The database, or the middleware's handling of the database, is one of the areas where vulnerabilities may arise.
RFID middleware systems generally use a database to store information that is read from tags and written to them. If the middleware does not treat the data read from the tag correctly, it may be possible to trick the database into executing SQL code that is stored on the tag. This is known as SQL injection.
Normally, the tag's data should not be interpreted as code, but programming errors in the middleware may make it possible. If the middleware inserts the data in an SQL query, without escaping it properly, the data can modify the query. Usually, this involves including a quote in the data, which is interpreted by the SQL parser as ending a section of data and starting the next section of code. The data following the quote is then interpreted as code.As an example, consider the following query:
If the tag's data contains the following:
Many middleware systems use web-based components, for example to provide a user-interface, or to query databases in different parts of the world. These web-based components may also be vulnerable to attacks.
Another way in which web-based components may be
exploited, is through server-side includes (SSI). SSI is a
technology that allows webpages to be generated on the fly,
by executing commands on the webserver when a webpage is
requested. By including SSI commands on a tag, it may be
possible to trick the webserver into executing malicious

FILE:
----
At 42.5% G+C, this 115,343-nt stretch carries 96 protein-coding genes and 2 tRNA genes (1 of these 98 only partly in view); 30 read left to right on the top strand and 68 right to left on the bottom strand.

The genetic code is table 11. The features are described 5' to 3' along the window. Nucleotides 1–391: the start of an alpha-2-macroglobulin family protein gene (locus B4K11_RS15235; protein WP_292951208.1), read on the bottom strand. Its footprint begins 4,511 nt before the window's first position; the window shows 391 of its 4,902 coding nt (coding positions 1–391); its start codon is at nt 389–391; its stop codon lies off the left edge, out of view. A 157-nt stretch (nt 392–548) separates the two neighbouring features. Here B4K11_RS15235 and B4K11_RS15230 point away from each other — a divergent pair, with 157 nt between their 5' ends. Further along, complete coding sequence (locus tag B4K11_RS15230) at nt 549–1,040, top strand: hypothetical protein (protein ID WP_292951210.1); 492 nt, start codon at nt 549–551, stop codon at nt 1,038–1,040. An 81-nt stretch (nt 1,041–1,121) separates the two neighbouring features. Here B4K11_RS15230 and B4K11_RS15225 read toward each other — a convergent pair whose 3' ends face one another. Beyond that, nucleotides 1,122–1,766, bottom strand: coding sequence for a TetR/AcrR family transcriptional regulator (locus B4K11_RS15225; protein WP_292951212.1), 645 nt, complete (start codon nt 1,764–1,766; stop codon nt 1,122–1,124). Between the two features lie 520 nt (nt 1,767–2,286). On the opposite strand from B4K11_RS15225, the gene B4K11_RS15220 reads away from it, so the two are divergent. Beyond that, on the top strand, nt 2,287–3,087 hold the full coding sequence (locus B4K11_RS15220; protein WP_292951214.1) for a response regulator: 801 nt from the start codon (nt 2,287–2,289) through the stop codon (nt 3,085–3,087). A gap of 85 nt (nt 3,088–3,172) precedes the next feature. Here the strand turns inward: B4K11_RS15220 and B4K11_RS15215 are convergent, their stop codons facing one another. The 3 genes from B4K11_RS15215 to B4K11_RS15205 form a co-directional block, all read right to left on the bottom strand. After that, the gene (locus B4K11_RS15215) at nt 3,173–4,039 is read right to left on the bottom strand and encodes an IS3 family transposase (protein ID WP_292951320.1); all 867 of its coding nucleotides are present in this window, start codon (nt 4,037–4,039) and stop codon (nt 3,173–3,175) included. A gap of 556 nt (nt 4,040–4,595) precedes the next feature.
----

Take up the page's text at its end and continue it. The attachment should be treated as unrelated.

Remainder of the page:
code, using SSI's
The code that ties the RFID reader interface to the middleware is likely to be written in a low-level language such as C or C++. Any code written in such a language may be vulnerable to buffer overflows.
It may seem counterintuitive that RFID tags with their limited memory could cause a buffer overflow, but this may still be possible if the middleware expects to read only small amounts of data. Most RFID tags include information on the amount of memory they contain. If the reader code uses this information to determine the amount of data to read, it may read more data than expected, causing its buffer to overflow. Simply using fixed-size tags is not enough to prevent buffer overflows, as attackers may introduce unauthorized tags.An example overflow is shown in Exploit 4.
The actual exploit takes part in the last two rows, which are explained below.
If string-handling functions are used to copy the tag's data, it is impossible to include 0-bytes in the buffer overflow, which limits the scope of the attack. In this case, it is impossible to include addresses in the attack, which means that it is difficult to craft code that will run from the stack. On little-endian systems, it is still possible to do some damage, as the string's terminating 0-byte can be used to form a single address. This address can be used to jump to existing code, as in Exploit 5.